Mario Orazio /
05.26.2003 12:00 AM
10th Annual Mario Awards 2003
Iraq, they kept telling us over and over, is a country about the size of California. Okay. Got it. California, I'm telling you, is a state about the size of the Las Vegas Convention Center.
If you were staying at the Hilton hotel attached to the convention center and had an appointment at the booth of Bosch -- I mean BTS -- I mean Philips -- I mean Thomson -- I mean Grass Valley -- unless you had a helicopter methinks you spent a good hour en route.
Okay, maybe it was a bad hour, but I don't think so. The show floor was bigger and attendance was down -- so the BAR (the booth-to-attendee ratio) was approaching 1:1 -- but, for the first time in many Mario-Award cycles, the NAB show was chock full of new technology. It was tough to choose, so all of you losers can consider yourselves winners, too (if that'll keep you from suing me).
For instance, suppose you were in the market for a really cool intercom. You might have gone nuts over the Mercury system over at Trilogy that uses IP technology to span the globe as easily as it spans a control room. Or, like me, you could have drooled over Drake's FreeSpeak.
To call it a wireless intercom is to call the eruption of Krakatoa a pop. First there's the RF technology: cellular. If you've got a dead spot, you just shove in another active antenna. Then there are the smarts: They've essentially stuck an entire digital-matrix station into a belt-pack-but cleverly.
Don't trust the user? It's a dumb two-channel system that auto-configures. Trust? The world is open. Pages of different point-to-point or PL channels are just the beginning.
Yes! And other orgasmic words to that effect. Yee-hah!
AN 'ORIGIN'-AL IDEA
In case I wasn't clear enough, I love Drake's FreeSpeak. I don't think I love Dalsa's Origin. It's a pretty big camera. As for the pictures they showed, they looked like someone decided to save money by not hiring a video operator. They had a wide-angle lens on the camera in the booth, but it probably would have had corner problems due to the imager size. And their own SMPTE paper talks about false color at high resolutions.
But methinks I've just run out of bad things to say. On the good side, this is an electronic-cinematography camera that a cinematographer could love (and some already seem to). It's got a beyond-the-frame, through-the-lens, optical viewfinder. It takes PL-mount 35-mm film lenses with no relay optics. It offers 35-mm-like depth of field. It's got a non-anamorphic 2:1 aspect ratio. And, depending on how you count, it's maybe got 4k x 2k resolution.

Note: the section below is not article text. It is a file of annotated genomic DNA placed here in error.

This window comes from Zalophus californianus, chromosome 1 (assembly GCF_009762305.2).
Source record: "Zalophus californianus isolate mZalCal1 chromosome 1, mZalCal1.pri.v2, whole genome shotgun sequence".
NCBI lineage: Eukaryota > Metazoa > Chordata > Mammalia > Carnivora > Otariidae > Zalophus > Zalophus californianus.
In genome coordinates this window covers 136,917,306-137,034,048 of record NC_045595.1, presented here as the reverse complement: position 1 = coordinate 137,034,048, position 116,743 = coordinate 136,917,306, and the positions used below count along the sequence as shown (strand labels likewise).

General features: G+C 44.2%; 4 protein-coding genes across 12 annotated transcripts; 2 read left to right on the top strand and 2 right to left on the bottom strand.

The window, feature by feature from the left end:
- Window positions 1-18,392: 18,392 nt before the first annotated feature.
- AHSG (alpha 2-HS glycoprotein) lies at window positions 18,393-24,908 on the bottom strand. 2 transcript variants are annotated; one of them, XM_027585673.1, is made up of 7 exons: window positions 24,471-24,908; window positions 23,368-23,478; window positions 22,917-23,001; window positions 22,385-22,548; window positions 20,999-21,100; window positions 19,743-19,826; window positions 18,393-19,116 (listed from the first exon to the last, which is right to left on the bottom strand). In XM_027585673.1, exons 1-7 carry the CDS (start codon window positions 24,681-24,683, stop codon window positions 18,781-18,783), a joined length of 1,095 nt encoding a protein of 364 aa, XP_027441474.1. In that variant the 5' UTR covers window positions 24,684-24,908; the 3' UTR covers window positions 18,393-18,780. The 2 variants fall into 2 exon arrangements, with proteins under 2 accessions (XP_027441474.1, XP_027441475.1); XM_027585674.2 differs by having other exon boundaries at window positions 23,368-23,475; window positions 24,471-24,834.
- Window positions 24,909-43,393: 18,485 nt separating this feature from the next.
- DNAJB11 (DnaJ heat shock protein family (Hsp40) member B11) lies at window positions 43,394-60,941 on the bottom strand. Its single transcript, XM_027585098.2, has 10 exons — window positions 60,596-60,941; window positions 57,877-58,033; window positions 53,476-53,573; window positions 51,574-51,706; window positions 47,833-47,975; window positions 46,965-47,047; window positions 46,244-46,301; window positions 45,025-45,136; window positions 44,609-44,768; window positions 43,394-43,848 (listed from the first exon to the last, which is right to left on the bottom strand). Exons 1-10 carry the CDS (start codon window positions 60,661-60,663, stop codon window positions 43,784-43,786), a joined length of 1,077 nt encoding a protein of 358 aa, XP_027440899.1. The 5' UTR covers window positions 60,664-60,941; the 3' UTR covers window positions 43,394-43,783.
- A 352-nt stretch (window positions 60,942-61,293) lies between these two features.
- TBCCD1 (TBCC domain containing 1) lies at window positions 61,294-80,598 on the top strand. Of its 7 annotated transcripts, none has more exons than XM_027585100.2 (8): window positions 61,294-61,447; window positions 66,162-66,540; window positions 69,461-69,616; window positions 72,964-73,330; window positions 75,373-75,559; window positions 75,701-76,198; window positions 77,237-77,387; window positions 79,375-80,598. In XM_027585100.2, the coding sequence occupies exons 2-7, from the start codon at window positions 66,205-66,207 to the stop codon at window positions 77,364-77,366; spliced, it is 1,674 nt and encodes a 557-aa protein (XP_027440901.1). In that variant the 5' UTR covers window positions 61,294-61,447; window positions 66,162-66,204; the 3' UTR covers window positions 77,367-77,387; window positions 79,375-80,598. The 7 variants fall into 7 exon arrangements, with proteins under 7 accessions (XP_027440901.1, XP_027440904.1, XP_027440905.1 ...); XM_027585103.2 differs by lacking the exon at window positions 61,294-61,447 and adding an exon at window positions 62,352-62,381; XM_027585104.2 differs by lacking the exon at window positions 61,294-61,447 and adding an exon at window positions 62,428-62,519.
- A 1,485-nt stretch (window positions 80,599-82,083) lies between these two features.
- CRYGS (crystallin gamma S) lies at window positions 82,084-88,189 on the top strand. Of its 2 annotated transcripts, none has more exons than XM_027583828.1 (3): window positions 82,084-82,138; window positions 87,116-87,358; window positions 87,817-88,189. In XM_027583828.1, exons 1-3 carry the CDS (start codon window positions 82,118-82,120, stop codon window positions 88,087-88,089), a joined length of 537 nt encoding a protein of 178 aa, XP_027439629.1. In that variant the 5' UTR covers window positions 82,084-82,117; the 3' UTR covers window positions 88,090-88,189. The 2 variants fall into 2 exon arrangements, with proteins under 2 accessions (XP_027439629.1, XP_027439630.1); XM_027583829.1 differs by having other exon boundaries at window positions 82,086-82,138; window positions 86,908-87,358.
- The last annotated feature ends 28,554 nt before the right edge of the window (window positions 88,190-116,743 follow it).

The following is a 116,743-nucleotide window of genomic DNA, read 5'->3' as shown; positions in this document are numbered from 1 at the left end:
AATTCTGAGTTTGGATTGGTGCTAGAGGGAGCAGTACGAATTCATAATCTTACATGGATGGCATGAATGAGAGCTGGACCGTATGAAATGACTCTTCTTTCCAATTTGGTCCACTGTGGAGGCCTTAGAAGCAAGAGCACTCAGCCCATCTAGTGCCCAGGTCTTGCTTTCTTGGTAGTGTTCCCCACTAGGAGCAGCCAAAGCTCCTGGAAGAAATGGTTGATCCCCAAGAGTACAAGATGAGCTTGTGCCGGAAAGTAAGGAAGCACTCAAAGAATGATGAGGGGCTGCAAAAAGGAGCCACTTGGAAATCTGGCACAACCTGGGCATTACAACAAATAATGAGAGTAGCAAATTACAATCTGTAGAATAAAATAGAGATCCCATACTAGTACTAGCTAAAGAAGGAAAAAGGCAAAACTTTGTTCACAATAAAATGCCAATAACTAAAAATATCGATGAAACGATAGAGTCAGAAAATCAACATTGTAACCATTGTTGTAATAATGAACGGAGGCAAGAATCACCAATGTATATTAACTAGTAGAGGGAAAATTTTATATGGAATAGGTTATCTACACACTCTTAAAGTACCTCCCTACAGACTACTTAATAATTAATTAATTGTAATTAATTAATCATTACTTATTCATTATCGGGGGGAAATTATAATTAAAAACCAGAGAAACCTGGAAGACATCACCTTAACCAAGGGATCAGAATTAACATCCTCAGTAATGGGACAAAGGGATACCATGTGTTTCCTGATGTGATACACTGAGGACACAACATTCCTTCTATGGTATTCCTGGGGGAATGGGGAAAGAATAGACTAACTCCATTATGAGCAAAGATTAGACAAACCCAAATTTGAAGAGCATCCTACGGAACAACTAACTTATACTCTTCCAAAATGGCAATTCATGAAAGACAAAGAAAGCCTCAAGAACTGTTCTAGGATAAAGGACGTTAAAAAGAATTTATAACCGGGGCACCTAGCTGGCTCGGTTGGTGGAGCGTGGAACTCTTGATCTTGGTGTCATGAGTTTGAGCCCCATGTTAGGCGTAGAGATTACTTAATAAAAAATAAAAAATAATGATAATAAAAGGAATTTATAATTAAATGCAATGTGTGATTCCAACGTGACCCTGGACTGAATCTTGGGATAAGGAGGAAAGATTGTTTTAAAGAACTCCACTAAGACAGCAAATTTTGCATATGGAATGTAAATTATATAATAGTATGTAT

They showed those eight megapixels mapped pixel-for-pixel onto a ViewSonics monitor, and I don't think I've ever seen anything like it. If NHK's HDTV raised the bar for TV back in the 1970s, Dalsa just did it again. Yee-hah!
FIBER IS GOOD
After de-mosaic-ing, the Dalsa Origin squirts out around 1.2 gigabytes a second. Ayup, I said gigabytes, not gigabits. That's not going to travel very far down a piece of triax. Heck, even ordinary, low-rez, HDTV cameras use fiber these days.
Triax is good. It moved us away from the ridiculous days of pound-per-foot TV-81, with a connector that took the better part of a week to install. Fiber is also good; look at Multidyne's 768 videos and 3072 audios on a single fiber cable.
What ain't so good, and I hesitate to say this, is the danged connectors on HD-camera fiber cables. They almost make me long for TV-81; at least the connections were more reliable.
Enter Telecast Fiber with S.H.E.D., their SMPTE Hybrid Elimination Devices. Stick an awful fiber connector in one side, and use a perfectly reasonable fiber connector on the other. The box on one end confuses the CCU into thinking the camera fired-up fine; the one on the other powers the camera. Yee-hah!
TWIST THE GOOSENECK
Now, then, you ain't going to get the full quality of the Dalsa Origin or even an HDTV camera on a little LCD monitor. You ain't even going to get the full quality of a cheapo surveillance camera on a one-inch LCD monitor.
There are times when you just want to know that there's a picture there, and for those times, one of those eight-LCD-monitors-in-one-rack-unit jobbies will do fine. Then there are times when you need something bigger.
The trouble is, if you've got something bigger, it's taking up rack space both when you need it and when you don't. Until now.
Both Marshall and Wohler had solutions this year. Marshall's sticks a large LCD monitor into a drawer. When you want to look at it, you pull it out. It almost got a Mario this year, but Wohler's AVMFlex beat it by a gooseneck.
The AVMFlex is kind of a traditional one-RU Wohler audio monitor, with an up-to-seven-inch LCD picture monitor right between the stereo speakers, where it belongs. Need to get at the stuff above or below the one rack unit? Just twist the gooseneck. Yee-hah!
SILENCE IS GOLDEN
The thing about a Wohler audio monitor is, you want to hear it. The thing about the bazillion cooling fans on equipment that gets smaller all the time is, you don't want to hear them. But you have to.